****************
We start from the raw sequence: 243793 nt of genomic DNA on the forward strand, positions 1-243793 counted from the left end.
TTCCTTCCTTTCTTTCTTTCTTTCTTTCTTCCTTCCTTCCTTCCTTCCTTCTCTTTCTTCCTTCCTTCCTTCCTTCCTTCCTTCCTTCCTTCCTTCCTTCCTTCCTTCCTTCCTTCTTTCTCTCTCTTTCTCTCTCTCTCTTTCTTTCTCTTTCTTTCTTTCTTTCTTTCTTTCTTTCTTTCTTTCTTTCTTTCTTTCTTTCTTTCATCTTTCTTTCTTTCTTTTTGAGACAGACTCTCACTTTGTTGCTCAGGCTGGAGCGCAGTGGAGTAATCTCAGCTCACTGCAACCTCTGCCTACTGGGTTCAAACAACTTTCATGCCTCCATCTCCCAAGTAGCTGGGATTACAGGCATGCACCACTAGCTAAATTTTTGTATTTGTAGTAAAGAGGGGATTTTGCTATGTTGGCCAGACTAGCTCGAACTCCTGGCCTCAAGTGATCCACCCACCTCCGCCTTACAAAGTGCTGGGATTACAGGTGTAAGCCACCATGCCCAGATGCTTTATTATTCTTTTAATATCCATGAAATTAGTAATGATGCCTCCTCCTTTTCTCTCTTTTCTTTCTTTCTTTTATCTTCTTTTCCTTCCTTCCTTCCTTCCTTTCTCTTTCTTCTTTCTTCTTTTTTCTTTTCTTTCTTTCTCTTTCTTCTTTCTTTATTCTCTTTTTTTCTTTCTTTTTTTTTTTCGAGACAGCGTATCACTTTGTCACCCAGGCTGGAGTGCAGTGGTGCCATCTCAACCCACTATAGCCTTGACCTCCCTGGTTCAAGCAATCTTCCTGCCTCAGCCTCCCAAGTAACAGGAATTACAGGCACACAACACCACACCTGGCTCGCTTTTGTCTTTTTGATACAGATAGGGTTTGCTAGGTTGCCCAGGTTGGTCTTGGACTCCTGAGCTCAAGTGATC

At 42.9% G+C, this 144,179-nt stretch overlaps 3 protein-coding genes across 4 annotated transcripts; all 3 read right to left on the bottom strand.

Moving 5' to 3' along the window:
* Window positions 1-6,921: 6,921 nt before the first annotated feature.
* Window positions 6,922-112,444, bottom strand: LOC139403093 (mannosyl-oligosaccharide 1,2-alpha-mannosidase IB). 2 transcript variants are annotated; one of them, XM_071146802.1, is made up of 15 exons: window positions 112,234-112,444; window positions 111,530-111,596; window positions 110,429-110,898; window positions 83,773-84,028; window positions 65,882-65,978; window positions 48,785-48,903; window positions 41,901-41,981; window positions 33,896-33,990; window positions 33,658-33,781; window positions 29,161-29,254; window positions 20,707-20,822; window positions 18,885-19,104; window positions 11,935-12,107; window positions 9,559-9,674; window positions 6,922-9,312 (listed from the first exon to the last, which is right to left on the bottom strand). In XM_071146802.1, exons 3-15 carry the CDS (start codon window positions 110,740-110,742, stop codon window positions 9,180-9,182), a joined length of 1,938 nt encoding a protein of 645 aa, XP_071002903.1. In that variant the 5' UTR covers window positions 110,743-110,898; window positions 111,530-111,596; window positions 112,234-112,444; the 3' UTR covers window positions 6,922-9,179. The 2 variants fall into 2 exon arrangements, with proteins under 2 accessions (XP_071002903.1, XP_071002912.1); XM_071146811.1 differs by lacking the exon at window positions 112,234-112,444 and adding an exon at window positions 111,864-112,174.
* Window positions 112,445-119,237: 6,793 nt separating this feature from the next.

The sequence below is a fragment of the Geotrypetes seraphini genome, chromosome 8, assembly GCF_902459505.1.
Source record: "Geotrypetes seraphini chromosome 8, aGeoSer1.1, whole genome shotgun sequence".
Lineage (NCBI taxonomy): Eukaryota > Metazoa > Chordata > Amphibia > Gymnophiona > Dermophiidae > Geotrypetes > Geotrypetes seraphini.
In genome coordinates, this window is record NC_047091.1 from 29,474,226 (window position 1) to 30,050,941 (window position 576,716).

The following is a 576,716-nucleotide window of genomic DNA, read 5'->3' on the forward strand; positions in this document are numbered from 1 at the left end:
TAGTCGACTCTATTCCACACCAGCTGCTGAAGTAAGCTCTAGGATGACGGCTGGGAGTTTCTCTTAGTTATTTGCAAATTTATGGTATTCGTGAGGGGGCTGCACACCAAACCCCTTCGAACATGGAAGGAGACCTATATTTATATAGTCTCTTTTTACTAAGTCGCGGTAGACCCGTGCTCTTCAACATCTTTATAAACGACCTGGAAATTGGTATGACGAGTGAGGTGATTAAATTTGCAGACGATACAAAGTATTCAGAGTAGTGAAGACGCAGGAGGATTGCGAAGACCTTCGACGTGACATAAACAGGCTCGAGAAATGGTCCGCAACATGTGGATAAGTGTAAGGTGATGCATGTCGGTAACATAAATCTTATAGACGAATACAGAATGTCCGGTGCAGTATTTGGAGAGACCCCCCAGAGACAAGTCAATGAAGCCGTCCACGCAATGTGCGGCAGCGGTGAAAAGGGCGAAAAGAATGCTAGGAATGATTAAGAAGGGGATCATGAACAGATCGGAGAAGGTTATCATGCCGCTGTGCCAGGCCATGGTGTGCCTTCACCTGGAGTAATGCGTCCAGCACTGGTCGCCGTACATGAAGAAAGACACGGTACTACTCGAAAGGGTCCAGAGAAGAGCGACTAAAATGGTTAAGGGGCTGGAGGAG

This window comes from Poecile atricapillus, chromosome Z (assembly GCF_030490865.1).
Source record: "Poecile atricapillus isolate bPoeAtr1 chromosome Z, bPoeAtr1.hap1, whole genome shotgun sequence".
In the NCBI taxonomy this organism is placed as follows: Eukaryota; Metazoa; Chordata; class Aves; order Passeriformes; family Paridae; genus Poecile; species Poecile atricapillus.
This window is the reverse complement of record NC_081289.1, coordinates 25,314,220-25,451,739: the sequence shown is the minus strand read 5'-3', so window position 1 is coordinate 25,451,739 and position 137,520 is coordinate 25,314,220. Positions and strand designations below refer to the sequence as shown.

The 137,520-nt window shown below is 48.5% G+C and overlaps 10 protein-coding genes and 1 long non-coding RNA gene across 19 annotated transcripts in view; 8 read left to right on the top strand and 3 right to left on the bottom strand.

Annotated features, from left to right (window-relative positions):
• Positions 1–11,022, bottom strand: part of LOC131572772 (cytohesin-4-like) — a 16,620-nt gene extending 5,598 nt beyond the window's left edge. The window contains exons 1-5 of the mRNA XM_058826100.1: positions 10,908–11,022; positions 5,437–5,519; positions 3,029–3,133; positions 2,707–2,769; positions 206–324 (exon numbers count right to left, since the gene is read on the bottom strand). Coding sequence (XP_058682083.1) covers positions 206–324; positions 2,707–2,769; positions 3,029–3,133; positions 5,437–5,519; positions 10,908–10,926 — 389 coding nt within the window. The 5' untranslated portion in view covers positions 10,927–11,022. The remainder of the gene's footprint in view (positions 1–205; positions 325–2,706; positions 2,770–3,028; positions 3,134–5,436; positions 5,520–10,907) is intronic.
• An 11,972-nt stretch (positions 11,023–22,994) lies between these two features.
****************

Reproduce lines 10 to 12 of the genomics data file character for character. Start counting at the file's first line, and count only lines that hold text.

Lineage (NCBI taxonomy): Eukaryota > Metazoa > Chordata > Amphibia > Gymnophiona > Dermophiidae > Geotrypetes > Geotrypetes seraphini.
In genome coordinates, this window is record NC_047091.1 from 29,474,226 (window position 1) to 30,050,941 (window position 576,716).

The following is a 576,716-nucleotide window of genomic DNA, read 5'->3' on the forward strand; positions in this document are numbered from 1 at the left end: